Monday, 17 October 2016

Trespass Against Us


Can a film be almost too indie for its own good? Adam Smith's feature length directorial debut certainly wants to find out the answer to that question. Trespass Against Us is about as indie as film-making can be. It tells the story of a man called Chad (Michael Fassbender), an Irish traveller who aspires to break out of the criminal ways of his outlawed family for the sake of his two young children. Brendan Gleeson acts as Chad's father Colby, a big believer in the lifestyle that he and his family lead. When it comes down to it, the film is about lifestyle and how family and tradition can damage us, as well as how tough it can be to find your own way in life while surrounded by the noise and distraction of what you're already accustomed to. Chad's two children, played wonderfully by Georgie Smith and Kacie Anderson, have grown up following Chad's instructions in life, and now that Chad has decided he wants to lose this lifestyle and make things for himself, it's tough on his kids. A story like this has bucketloads of potential to form something quite exciting, and even if Trespass Against Us could use a few script redrafts and maybe some edit adjustments it still makes for a powerful little film with its heart in all the right places.

A lot of this comes down to Fassbender's performance. Again, he is proving to be one of the greatest actors of this generation, bringing a sense of desperation to Chad that the script itself struggles to find. Amid the heavy accents and shouty supporting performances, the emotion at the core of this film can be hard to pinpoint, but Fassbender portrays it with his softer delivery, and through the pained and anguished expression he carries on his face for most of the film. One scene pits him against his son, simply telling him that after running away from school he will be in trouble forever, and he masterfully conveys his frustration at what his son has done as well as the sadness that stems from him knowing that his son is like this because of him. Gleeson is also enjoyable in his role, even if he is given far less meatier material than Fassbender. He has a way of delivering lines that make him sound like an idiot with such conviction that it in no way lessons our fondness towards him. By the time he drops the film's funniest line - "Hell hath no fury like a locked up super goat", trust me it makes sense within the context of the film and evoked a huge laugh from the audience at London Film Festival - you can't help but love watching him, even if he goes against Chad and his longings for a better life.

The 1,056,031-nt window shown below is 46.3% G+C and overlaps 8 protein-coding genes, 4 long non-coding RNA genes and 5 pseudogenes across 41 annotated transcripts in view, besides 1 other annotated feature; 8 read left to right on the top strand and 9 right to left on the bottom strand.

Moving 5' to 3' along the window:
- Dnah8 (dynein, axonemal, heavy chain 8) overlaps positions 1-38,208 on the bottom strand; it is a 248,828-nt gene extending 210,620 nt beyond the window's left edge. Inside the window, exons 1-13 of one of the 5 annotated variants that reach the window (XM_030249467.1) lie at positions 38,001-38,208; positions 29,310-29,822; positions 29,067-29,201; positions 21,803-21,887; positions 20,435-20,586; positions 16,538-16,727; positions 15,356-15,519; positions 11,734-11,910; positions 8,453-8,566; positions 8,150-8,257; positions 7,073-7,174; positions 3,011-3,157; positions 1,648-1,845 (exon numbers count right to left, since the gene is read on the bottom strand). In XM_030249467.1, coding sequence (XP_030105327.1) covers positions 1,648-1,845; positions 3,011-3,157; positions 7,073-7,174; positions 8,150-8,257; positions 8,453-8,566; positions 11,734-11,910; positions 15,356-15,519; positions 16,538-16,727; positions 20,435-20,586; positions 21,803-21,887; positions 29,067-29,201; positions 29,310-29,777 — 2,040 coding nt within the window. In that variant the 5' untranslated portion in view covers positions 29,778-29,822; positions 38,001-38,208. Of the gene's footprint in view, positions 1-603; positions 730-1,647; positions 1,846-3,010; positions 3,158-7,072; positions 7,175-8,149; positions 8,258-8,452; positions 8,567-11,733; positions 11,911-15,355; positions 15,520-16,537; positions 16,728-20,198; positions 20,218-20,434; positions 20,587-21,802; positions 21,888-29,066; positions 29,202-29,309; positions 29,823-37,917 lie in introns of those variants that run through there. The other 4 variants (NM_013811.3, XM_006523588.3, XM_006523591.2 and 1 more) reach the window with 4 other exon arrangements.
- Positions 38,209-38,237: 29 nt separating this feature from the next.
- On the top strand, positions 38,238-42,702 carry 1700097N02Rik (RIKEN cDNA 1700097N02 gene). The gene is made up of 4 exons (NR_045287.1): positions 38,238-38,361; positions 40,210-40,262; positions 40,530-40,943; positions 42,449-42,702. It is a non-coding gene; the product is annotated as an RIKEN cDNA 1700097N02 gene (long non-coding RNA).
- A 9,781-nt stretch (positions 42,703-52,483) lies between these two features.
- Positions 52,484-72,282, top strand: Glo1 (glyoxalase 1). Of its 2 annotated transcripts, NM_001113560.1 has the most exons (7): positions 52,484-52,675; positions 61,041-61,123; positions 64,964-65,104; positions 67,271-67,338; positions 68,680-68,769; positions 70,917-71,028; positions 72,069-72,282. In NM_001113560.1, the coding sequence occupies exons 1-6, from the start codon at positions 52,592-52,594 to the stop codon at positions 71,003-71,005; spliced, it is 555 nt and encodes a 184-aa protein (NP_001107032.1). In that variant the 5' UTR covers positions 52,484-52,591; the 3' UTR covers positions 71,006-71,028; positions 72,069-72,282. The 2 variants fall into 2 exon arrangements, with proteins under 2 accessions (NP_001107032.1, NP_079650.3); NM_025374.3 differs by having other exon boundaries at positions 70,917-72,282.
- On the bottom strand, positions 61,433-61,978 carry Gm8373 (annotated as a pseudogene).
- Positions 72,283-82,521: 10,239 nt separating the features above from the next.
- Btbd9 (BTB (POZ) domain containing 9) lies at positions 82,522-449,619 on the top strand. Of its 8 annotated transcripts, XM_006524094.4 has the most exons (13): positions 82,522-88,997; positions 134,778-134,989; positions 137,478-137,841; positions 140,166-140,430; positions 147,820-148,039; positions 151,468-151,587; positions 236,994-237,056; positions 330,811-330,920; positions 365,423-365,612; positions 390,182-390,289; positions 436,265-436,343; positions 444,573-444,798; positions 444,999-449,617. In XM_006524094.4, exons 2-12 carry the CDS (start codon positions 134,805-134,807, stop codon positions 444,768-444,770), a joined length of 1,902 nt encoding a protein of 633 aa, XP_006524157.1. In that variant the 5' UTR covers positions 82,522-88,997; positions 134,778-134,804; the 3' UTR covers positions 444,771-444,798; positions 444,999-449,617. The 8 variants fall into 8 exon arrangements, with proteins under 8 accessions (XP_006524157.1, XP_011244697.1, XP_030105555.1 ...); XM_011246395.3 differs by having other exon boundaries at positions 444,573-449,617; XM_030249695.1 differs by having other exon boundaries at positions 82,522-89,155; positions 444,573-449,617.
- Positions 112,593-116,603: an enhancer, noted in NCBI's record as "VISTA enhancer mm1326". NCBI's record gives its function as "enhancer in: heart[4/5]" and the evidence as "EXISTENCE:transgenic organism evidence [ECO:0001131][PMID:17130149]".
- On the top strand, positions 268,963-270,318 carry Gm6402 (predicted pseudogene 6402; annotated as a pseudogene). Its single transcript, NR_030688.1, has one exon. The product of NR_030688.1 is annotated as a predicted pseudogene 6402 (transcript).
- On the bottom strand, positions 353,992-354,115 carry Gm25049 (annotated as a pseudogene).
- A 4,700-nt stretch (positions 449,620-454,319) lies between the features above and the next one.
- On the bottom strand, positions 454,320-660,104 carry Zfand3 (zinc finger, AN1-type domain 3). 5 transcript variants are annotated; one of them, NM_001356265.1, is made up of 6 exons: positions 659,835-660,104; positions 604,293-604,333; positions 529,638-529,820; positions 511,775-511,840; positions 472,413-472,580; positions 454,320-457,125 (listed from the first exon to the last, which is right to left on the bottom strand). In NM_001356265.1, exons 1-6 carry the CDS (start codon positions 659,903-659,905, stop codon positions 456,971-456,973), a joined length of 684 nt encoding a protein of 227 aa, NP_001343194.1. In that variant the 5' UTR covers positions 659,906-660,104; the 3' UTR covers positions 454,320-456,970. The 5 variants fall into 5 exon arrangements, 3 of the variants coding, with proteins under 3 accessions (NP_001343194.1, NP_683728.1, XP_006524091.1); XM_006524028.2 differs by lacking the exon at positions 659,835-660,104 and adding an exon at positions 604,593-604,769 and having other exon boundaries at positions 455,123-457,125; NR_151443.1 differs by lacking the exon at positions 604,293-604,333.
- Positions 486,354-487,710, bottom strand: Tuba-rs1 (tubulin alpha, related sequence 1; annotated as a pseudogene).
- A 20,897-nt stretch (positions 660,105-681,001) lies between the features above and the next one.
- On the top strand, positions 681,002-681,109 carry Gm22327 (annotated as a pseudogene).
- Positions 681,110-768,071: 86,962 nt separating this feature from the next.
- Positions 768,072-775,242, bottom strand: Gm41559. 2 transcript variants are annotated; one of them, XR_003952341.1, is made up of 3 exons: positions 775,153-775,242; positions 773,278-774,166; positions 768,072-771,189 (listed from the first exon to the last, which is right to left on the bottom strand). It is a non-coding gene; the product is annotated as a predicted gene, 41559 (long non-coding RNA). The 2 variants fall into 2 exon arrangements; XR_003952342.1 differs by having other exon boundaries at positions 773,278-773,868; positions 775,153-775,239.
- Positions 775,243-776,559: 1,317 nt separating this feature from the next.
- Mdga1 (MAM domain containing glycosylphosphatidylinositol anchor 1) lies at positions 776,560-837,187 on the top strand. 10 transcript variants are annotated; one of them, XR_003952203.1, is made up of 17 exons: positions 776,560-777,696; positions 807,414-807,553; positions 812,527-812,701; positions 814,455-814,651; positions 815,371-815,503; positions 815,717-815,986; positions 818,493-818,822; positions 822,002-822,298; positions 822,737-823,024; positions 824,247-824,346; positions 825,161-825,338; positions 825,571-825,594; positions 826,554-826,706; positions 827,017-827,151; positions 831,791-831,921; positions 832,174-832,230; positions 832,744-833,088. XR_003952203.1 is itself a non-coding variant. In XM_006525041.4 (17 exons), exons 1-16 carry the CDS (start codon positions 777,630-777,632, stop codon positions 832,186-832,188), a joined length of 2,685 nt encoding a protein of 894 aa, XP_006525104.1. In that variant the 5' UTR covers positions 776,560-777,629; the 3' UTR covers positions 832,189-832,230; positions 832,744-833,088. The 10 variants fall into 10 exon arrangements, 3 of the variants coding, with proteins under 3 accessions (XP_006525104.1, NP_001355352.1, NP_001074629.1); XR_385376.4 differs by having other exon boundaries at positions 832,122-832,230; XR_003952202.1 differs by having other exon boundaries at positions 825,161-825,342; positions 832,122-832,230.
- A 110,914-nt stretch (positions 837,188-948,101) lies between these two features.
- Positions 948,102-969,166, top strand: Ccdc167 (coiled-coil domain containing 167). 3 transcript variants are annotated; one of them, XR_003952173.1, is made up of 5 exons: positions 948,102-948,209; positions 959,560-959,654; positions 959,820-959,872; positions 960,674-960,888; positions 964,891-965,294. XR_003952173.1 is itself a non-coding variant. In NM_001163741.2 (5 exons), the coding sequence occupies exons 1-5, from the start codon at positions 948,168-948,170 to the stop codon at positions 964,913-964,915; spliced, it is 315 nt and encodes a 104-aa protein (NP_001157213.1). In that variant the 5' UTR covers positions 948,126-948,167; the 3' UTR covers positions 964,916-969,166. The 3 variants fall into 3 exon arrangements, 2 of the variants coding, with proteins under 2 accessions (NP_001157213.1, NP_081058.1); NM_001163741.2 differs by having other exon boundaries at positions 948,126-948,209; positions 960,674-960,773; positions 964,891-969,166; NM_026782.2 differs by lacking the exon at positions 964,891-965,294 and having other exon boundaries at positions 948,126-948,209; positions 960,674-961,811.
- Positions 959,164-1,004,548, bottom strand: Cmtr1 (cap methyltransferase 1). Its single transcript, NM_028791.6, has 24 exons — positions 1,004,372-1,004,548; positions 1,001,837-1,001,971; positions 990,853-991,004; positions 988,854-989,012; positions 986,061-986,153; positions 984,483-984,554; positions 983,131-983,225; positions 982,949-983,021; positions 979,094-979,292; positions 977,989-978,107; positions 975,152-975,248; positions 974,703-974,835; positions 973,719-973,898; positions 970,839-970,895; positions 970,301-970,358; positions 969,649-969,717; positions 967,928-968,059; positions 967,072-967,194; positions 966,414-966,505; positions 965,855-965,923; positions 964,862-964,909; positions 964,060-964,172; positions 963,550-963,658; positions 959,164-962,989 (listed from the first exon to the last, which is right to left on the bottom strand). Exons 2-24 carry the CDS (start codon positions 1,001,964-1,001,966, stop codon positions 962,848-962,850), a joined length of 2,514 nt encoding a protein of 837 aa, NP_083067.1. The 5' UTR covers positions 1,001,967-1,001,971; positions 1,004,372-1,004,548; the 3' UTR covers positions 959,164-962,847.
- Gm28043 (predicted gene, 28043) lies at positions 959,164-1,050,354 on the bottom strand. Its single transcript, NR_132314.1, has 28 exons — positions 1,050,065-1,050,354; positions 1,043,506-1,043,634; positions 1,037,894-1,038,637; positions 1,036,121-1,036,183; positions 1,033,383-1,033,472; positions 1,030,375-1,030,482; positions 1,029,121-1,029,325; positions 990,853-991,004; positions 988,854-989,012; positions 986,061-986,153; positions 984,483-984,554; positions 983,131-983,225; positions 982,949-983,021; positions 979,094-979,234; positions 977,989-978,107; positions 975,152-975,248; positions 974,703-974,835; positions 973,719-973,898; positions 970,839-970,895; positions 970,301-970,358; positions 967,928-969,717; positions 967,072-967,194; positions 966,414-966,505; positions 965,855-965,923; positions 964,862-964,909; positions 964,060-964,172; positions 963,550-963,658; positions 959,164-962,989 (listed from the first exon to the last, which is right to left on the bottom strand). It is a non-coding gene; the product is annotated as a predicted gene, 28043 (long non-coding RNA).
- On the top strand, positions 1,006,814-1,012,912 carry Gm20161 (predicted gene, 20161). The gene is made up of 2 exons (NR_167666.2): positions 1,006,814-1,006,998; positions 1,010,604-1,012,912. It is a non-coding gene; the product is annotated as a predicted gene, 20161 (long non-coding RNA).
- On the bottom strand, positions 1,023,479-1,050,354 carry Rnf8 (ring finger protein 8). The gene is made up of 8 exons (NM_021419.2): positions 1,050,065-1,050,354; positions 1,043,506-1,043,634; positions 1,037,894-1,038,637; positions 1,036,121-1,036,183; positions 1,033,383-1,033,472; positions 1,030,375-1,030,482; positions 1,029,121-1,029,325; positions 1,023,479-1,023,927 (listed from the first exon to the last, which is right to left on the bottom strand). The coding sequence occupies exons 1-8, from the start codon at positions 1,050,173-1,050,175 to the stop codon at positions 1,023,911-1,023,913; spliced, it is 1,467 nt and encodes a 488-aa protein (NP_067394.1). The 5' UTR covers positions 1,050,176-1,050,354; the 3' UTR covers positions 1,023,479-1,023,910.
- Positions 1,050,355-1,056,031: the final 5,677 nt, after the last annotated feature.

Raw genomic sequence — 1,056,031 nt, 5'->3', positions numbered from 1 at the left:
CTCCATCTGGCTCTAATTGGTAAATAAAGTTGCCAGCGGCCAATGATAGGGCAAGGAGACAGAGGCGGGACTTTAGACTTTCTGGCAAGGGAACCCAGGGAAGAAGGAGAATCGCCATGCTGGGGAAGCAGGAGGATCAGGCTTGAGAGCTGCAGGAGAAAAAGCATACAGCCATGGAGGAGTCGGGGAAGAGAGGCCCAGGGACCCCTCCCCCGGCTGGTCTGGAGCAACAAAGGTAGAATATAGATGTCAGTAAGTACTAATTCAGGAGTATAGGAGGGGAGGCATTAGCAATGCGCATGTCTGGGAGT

Technically, the film is a mixed bag. The chase sequences, which are vital to the characters' real life counterparts, are thrillingly staged and effectively cut, but the sound mixing needs work to balance everything out: if a car shows any signs of revving its engine, you'd best cover your ears. The cinematography is mostly conventional in an effective way, but sometimes relies too heavily on a shaky camera that just feels a bit too liberal with the shakes. Still, this is a highly impressive debut feature that offers a real understanding of its characters and themes. Smith has helmed a bunch of TV episodes before (namely three pretty fantastic Doctor Who episodes from its fifth season), and his foray into cinema has been mostly smooth. Gaining a cast like this for your debut is a good enough feat in its own right, but landing the emotional beats on top of this is what makes Smith one to watch. Trespass Against Us uses its small setting and low key narrative to its advantage, and even if the technicalities could do with a bit more focus and polish, this is an accomplished debut feature that promises better things yet to come.

To Summarise: Embracing indie film-making with admirable passion, Trespass Against Us tells a powerful and thought provoking story made even more affecting by yet another superb performance from Michael Fassbender.

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